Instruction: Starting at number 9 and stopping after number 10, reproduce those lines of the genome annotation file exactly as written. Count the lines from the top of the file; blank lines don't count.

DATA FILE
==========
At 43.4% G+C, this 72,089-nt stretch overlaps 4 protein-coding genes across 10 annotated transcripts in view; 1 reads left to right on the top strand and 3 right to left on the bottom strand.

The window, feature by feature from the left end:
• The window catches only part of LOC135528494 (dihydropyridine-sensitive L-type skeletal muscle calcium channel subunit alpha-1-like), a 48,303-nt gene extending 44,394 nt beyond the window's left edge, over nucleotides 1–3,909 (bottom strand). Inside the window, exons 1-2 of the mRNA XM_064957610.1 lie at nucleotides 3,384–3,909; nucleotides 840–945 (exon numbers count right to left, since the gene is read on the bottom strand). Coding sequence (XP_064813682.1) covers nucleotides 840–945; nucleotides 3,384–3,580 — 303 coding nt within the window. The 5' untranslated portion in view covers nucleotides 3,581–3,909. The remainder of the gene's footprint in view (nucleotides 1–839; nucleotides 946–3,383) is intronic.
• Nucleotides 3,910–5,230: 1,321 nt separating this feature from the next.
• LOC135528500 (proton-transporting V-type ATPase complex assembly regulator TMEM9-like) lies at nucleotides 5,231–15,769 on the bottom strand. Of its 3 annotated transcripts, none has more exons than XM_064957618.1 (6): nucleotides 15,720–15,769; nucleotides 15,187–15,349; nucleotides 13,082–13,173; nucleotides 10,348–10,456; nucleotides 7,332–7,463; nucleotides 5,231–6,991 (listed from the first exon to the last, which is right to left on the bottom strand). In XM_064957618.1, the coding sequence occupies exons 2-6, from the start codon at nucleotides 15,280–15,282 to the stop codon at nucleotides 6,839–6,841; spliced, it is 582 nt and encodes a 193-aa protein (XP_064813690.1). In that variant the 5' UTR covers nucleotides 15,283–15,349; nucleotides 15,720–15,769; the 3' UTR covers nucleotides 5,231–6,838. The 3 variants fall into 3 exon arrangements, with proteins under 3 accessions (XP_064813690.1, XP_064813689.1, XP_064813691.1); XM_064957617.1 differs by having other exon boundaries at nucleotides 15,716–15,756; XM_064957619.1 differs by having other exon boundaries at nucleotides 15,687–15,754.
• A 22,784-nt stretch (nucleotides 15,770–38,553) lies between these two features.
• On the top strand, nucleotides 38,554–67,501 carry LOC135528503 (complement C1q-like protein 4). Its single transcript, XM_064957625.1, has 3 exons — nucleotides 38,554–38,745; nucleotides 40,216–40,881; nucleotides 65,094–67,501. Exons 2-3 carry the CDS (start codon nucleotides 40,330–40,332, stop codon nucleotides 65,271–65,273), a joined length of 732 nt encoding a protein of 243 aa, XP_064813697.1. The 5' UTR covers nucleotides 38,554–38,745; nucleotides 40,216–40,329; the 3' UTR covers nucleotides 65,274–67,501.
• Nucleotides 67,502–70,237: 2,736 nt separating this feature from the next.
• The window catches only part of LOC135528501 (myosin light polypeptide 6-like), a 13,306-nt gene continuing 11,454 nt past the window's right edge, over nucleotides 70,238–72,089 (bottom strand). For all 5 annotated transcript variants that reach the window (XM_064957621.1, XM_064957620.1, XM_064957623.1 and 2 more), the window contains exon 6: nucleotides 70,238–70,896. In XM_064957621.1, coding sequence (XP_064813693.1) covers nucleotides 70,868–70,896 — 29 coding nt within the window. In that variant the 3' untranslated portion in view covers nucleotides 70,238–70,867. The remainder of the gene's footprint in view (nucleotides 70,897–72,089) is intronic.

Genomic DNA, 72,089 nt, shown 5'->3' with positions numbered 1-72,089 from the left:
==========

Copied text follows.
• The window catches only part of LOC135528501 (myosin light polypeptide 6-like), a 13,306-nt gene continuing 11,454 nt past the window's right edge, over nucleotides 70,238–72,089 (bottom strand). For all 5 annotated transcript variants that reach the window (XM_064957621.1, XM_064957620.1, XM_064957623.1 and 2 more), the window contains exon 6: nucleotides 70,238–70,896. In XM_064957621.1, coding sequence (XP_064813693.1) covers nucleotides 70,868–70,896 — 29 coding nt within the window. In that variant the 3' untranslated portion in view covers nucleotides 70,238–70,867. The remainder of the gene's footprint in view (nucleotides 70,897–72,089) is intronic.

Genomic DNA, 72,089 nt, shown 5'->3' with positions numbered 1-72,089 from the left: